The other four studies focused on working memory performance changes after Trp loading. Luciana et al. compared the effects of Trp loading with the effects of Trp depletion on various cognitive processes in healthy subjects. 10.3 g L-Trp loading increased total plasma Trp by tenfold, and resulted in decrements to working memory performance for verbal and affective stimuli relative to Trp depletion (19). As both Trp loading and Trp depletion resulted in decreased levels of positive affect, the authors argue that the memory impairments in the Trp loading condition are not likely to be attributed to changes in mood.
Improvements in short-term memory scanning have been observed in stress-vulnerable subjects following acute Trp loading (20,21). Increased serotonergic activity is an established consequence of stress (22), and continual stress may lead to a shortage of the supply of this neurotransmitter. Consequently, serotonin activity may drop below the functional levels producing stress-related cognitive disturbances. In accordance with this, it would be expected that Trp loading would improve cognitive performance in stress-prone subjects following acute stress as the diminished serotonergic pools are replenished by Trp loading. Consistent with this, Markus et al. found short-term memory scanning improvements, following laboratory acute stress, only in high stress-prone volunteers after a carbohydrate rich/protein poor diet. In low stress-vulnerable subjects, Trp loading had no effect on cognitive performance, as the serotonergic system was not compromised to begin with.
Further support for the beneficial effects of Trp loading in high stress-prone subjects was found in a later study where increases in plasma Trp, were shown to improve memory scanning ability in healthy, stress-vulnerable subjects (23). In an earlier study Markus et al. (22) failed to show improvements to short-term memory following a carbohydrate rich/protein poor diet in stress-prone subjects following laboratory stress. Although the diet significantly increased the plasma Trp–LNAA ratio by 42%, no memory scanning effects were found. The authors suggested that the lack of effects may be attributable to a higher level of the subject’s control of the induced stress (20).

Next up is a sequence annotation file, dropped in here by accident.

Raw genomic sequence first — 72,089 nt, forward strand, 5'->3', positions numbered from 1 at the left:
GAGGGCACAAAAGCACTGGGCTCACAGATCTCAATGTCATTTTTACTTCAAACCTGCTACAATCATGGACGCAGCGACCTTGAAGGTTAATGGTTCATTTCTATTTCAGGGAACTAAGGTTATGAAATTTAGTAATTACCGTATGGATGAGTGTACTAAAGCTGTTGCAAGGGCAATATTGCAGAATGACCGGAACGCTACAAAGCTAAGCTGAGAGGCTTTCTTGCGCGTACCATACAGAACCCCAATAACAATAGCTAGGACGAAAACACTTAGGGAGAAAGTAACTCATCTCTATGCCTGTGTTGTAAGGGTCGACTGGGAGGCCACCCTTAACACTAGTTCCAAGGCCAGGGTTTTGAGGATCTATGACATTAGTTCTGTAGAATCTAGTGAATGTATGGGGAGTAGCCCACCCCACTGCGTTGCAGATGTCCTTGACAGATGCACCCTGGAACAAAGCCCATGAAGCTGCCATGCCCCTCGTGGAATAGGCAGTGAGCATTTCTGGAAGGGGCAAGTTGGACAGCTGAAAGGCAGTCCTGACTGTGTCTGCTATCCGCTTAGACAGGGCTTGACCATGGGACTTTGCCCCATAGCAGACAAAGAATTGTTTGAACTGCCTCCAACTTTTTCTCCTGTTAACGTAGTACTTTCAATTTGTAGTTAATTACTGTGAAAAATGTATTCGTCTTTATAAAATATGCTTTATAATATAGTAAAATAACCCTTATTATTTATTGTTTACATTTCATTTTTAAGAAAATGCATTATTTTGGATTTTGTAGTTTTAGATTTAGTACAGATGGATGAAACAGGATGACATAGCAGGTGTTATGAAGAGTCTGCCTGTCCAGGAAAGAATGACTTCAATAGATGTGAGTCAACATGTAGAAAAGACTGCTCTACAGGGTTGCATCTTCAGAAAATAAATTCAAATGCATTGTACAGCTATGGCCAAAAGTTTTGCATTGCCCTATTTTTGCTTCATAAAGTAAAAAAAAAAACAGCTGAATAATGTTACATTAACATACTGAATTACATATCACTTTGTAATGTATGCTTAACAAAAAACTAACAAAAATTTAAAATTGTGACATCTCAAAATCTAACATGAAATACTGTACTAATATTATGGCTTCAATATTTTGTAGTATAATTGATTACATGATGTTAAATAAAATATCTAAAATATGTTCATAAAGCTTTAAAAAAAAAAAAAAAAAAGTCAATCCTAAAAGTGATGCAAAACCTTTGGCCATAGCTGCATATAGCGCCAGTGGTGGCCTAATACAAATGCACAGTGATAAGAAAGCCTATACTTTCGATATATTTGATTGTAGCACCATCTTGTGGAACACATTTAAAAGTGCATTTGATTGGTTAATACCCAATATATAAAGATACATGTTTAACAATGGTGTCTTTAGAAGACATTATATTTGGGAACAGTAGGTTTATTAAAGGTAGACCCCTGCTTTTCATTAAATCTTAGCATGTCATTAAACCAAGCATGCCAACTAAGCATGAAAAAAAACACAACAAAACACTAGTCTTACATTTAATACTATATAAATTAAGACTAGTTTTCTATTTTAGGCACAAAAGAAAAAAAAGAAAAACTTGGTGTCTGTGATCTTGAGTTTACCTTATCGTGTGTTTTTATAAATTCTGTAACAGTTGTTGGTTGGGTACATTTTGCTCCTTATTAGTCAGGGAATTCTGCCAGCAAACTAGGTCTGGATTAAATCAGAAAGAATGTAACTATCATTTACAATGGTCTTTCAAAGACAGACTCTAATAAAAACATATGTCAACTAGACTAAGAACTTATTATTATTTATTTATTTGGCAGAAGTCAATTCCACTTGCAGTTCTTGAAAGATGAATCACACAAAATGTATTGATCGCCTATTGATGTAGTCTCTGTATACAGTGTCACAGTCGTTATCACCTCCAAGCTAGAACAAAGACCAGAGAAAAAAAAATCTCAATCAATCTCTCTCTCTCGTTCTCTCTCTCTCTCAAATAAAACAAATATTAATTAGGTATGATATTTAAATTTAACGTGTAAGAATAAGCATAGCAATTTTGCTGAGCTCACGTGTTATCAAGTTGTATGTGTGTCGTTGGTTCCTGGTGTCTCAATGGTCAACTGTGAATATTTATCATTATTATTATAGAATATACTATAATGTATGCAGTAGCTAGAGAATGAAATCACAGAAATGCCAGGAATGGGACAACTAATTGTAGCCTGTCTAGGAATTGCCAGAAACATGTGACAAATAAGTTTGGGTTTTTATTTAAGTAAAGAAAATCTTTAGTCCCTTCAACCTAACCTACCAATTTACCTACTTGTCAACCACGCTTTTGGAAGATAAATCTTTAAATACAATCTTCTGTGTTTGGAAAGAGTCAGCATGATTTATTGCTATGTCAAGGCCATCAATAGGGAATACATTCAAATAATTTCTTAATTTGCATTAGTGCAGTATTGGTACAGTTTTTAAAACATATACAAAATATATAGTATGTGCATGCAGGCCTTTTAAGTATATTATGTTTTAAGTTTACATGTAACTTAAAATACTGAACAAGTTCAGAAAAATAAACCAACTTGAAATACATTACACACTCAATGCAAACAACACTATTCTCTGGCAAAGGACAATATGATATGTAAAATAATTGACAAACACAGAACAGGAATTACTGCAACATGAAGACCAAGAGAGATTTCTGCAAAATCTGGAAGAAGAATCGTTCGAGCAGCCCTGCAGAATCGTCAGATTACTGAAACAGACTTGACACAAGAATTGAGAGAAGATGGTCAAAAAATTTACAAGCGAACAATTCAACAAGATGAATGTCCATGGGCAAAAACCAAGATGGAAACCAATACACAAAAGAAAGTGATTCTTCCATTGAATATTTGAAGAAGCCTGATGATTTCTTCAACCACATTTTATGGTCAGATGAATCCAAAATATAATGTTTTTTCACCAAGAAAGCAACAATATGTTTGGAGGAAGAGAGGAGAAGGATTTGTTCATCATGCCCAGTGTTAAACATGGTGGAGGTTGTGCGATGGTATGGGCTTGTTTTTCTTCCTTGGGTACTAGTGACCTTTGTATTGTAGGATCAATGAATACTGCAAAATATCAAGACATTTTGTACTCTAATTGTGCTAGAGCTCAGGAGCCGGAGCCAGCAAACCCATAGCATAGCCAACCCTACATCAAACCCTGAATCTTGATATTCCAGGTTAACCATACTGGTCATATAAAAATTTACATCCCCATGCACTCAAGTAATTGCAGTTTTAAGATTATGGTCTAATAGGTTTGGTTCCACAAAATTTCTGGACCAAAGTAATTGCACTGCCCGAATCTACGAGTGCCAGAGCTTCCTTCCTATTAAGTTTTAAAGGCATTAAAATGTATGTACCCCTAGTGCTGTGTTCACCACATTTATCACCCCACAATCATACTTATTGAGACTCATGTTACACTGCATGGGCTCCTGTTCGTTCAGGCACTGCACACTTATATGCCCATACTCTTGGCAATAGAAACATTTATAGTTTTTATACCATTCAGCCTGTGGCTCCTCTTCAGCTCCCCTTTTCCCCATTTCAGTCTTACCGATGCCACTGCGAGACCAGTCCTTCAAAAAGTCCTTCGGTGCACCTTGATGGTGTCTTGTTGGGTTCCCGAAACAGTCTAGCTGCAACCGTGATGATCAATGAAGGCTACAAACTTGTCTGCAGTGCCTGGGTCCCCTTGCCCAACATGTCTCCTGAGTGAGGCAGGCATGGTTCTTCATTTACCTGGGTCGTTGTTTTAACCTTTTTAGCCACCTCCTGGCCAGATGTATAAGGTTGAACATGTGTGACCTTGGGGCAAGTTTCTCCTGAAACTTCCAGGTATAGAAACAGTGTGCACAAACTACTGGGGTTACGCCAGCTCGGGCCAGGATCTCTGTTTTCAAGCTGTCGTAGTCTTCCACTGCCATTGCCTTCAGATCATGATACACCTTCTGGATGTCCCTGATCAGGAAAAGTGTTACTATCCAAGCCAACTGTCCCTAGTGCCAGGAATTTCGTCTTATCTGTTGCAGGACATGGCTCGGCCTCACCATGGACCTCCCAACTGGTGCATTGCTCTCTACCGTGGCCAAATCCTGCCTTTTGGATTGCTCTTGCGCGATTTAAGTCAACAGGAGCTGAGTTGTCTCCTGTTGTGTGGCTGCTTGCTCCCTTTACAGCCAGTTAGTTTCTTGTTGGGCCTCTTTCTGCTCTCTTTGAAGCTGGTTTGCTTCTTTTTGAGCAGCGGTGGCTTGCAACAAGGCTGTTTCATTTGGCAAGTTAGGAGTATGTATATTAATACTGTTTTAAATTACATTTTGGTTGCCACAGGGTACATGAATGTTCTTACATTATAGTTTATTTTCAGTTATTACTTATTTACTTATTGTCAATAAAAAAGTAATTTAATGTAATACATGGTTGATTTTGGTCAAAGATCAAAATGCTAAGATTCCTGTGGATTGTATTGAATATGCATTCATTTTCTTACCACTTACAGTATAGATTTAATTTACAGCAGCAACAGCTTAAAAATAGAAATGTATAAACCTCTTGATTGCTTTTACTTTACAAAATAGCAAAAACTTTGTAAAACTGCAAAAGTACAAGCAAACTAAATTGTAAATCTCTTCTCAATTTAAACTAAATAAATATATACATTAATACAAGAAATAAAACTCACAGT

No studies addressing the chronic effects of Trp on human cognitive function have been performed. However, animal studies have produced some interesting results. In one study, it was shown that following 6 weeks of oral Trp administration (100 mg/kg body weight), spatial working memory was improved in Trp-treated rats (24). Similarly, Khaliq et al. (25) reported improved memory following 6 weeks oral administration of Trp at doses of 50 and 100 mg/kg body weight in rats. At both doses plasma Trp, brain Trp, and 5-HT levels increased with Trp. The authors concluded that increases in brain 5-HT synthesis following long-term Trp administration may be involved in the observed memory enhancement. Haider et al.(24) reported improvements in short- and long-term memory and in learning acquisition following 6 weeks administration of Trp at doses 50 and 100 mg/kg body weight in rats. These results further indicate that long-term administration of Trp as a dietary supplement may be beneficial to memory functioning.
Tryptophan and attention
Sustained attention (vigilance) refers to the ability to direct and focus attention or alertness to a task over a prolonged period of time. There is consistent evidence from a series of studies with serotonergic antidepressants that 5-HT stimulation (acute and sub-chronic) impairs vigilance performance in healthy volunteers (7,9,12).
Two studies have assessed the effects of Trp loading on sustained attention. Both Luciana et al. (26) and Dougherty et al. (27) observed fewer errors of omission during a vigilance task in the Trp loading condition relative to the Trp depletion condition, in healthy adults. These results suggest that Trp loading may improve sustained attention.
Focused or selective attention refers to the ability to attend to relevant stimuli while simultaneously ignoring irrelevant information. ATD studies have provided evidence for 5-HTs involvement in focused attention (9,12). ATD has been shown to increase performance on focused attention in healthy and depressed subjects (12,15,18). Further substantiation for 5-HTs role in focused attention is found in ATD studies in healthy subjects (28). The few studies that have explored the effects of 5-HT loading on focused attention have shown minimal effects. (24,25)
Tryptophan and executive functions
Executive functions is a general term that refers to a wide variety of cognitive processes such as planning, decision-making, monitoring and behavioural adaptation, reasoning, cognitive flexibility, and response inhibition (29). Serotonin’s contribution to executive functioning processes remains unclear. ATD studies have produced inconsistent results across most of the executive function domains. Although some treatment effects have been reported for planning ability, cognitive flexibility and decision-making (30, 31), a considerable amount of research has shown no effects of ATD on planning, cognitive flexibility, decision-making abilities, response inhibition, and attentional set-shifting or reversal learning (32-37).